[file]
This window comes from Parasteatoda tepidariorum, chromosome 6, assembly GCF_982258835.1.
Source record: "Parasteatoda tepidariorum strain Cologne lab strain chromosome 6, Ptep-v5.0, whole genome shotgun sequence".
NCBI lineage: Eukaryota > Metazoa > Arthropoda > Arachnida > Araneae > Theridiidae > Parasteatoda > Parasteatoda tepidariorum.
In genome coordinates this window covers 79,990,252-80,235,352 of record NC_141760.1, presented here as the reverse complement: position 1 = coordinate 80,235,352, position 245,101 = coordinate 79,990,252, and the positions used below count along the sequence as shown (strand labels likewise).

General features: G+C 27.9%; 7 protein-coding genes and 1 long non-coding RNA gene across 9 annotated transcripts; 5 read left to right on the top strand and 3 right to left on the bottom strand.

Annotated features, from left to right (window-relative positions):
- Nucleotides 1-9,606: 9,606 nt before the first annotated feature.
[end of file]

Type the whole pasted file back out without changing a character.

This window comes from Parasteatoda tepidariorum, chromosome 6, assembly GCF_982258835.1.
Source record: "Parasteatoda tepidariorum strain Cologne lab strain chromosome 6, Ptep-v5.0, whole genome shotgun sequence".
NCBI lineage: Eukaryota > Metazoa > Arthropoda > Arachnida > Araneae > Theridiidae > Parasteatoda > Parasteatoda tepidariorum.
In genome coordinates this window covers 79,990,252-80,235,352 of record NC_141760.1, presented here as the reverse complement: position 1 = coordinate 80,235,352, position 245,101 = coordinate 79,990,252, and the positions used below count along the sequence as shown (strand labels likewise).

General features: G+C 27.9%; 7 protein-coding genes and 1 long non-coding RNA gene across 9 annotated transcripts; 5 read left to right on the top strand and 3 right to left on the bottom strand.

Annotated features, from left to right (window-relative positions):
- Nucleotides 1-9,606: 9,606 nt before the first annotated feature.